The families of nine people fatally shot in 2015 at a historically Black church in Charleston, South Carolina, have reached an $88 million settlement with the Justice Department in their lawsuit over the shooter’s weapon purchase, according to agency officials and a news release Thursday.
The settlements range from $6 million to $7.5 million per claimant for those killed at Emanuel African Methodist Episcopal Church and $5 million per claimant for survivors, the Justice Department said.
The widow of the Rev. Clementa Pinckney thanked supporters and those involved in reaching the settlement.
“Even though Clementa is not with us here physically, I know spiritually he is with us, and I know that he’s smiling down on us right now,” Jennifer Pinckney said.
“He will be missed, along with all the others that didn’t survive that night.”
The victims killed ranged from 26 to 87 years old. They were Pinckney, the Rev. Sharonda Coleman-Singleton, the Rev. DePayne Middleton-Doctor, the Rev. Daniel Simmons, Cynthia Hurd, Susie Jackson, Myra Thompson, Ethel Lance and Tywanza Sanders.
Dylann Roof, an avowed White supremacist, was convicted of federal murder and hate crimes charges. He was sentenced to death in 2017 and has appealed his conviction.
Pinckney’s daughter Eliana said the settlement has profound meaning.
“For the first time, I think, in so long … as a young African American woman to see the government acknowledge the fact that racism still exists and how prevalent it is in our community and then actively try to combat it in every way that they can and to acknowledge that gun violence is an issue and to do everything they can to correct a mistake … is so important,” she said.
Bakari Sellers, one of the attorneys for the victims, said the settlement is a “big ‘F you’ to White supremacists of this country.”
He said the settlement of $88 million – $25 million split among survivors and $63 million split among the families for those killed – is symbolic because the number 88 is a symbol of hate and was written on Roof’s shoes while he carried out the shooting.
“Domestic terror, White domestic terror, is a real issue in this country,” Sellers said. “These individuals were killed because they were Black. That attack was not on First Baptist, that attack was on Mother Emanuel AME Church. So let’s not misconstrue what this issue is.”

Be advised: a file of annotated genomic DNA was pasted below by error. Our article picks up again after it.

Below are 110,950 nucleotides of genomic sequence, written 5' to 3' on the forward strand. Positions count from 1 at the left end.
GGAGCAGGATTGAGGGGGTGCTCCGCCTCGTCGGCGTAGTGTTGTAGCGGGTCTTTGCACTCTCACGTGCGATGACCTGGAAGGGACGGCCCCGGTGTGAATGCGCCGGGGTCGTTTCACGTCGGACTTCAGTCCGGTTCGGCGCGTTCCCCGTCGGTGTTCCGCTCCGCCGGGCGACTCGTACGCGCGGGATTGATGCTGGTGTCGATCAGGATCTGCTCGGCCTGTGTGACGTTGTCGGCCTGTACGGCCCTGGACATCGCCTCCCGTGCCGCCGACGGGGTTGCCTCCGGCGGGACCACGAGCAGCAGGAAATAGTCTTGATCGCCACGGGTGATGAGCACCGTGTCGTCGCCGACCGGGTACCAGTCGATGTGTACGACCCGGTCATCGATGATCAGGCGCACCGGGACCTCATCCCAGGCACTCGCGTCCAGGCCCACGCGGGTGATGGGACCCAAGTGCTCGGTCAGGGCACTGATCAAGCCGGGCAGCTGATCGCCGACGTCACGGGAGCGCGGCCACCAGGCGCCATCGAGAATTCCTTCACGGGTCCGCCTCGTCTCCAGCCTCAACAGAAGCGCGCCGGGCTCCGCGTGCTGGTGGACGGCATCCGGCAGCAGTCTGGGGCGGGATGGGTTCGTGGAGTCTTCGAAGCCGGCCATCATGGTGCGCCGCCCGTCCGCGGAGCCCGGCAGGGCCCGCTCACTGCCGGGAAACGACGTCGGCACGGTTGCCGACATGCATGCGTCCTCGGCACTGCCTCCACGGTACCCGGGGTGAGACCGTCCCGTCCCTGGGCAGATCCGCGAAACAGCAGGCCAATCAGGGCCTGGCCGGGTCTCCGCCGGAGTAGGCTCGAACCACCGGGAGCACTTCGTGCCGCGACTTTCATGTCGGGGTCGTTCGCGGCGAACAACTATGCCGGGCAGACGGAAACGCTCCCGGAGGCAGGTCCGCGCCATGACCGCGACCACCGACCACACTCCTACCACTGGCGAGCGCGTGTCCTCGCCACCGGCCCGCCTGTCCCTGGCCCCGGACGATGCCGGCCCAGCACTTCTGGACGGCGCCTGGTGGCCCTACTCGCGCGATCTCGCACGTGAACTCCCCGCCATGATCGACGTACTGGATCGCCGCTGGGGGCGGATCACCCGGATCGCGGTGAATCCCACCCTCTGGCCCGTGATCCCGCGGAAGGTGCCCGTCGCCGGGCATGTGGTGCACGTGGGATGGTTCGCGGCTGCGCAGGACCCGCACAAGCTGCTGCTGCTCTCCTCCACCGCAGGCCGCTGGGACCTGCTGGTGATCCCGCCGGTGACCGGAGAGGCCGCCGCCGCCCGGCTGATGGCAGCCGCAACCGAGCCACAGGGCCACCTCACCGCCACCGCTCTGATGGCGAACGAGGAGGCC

‘No one disputes’ the shooter shouldn’t have been able to buy a gun, court says
A federal appeals court ruled in 2019 that families of those slain could sue the US government for negligence over lapses in the FBI background check that allowed Roof to buy the semiautomatic pistol used in the massacre.
Before the massacre, Roof had been arrested on a drug charge that should have prevented him from purchasing the gun had the charge been properly reported during the background check, the appeals court found in 2019.
Had the background check been performed properly, “no one disputes” it would have kept him from buying the gun, the court wrote.
Bipartisan push to improve background checks lingers
Shortly after the Charleston massacre, federal lawmakers made a bipartisan demand for tough background checks on gun purchases.
The House passed the Bipartisan Background Checks Act of 2021 in March. But the bill has not gone before the Senate.
After an Office of Inspector General’s audit in July, the FBI said it would consider modifying the background check system known as National Instant Criminal Background Check System (NICS) after an 18-year-old Florida resident traveled to Colorado in 2019 to buy a shotgun.
The NICS system, which is used by licensed federal firearms sellers and dealers, did not have the capability to verify the buyer was a resident in Florida, which prohibits the sale of firearms to anyone under 21.
CNN has reached out to the FBI for comment on the NICS modification consideration.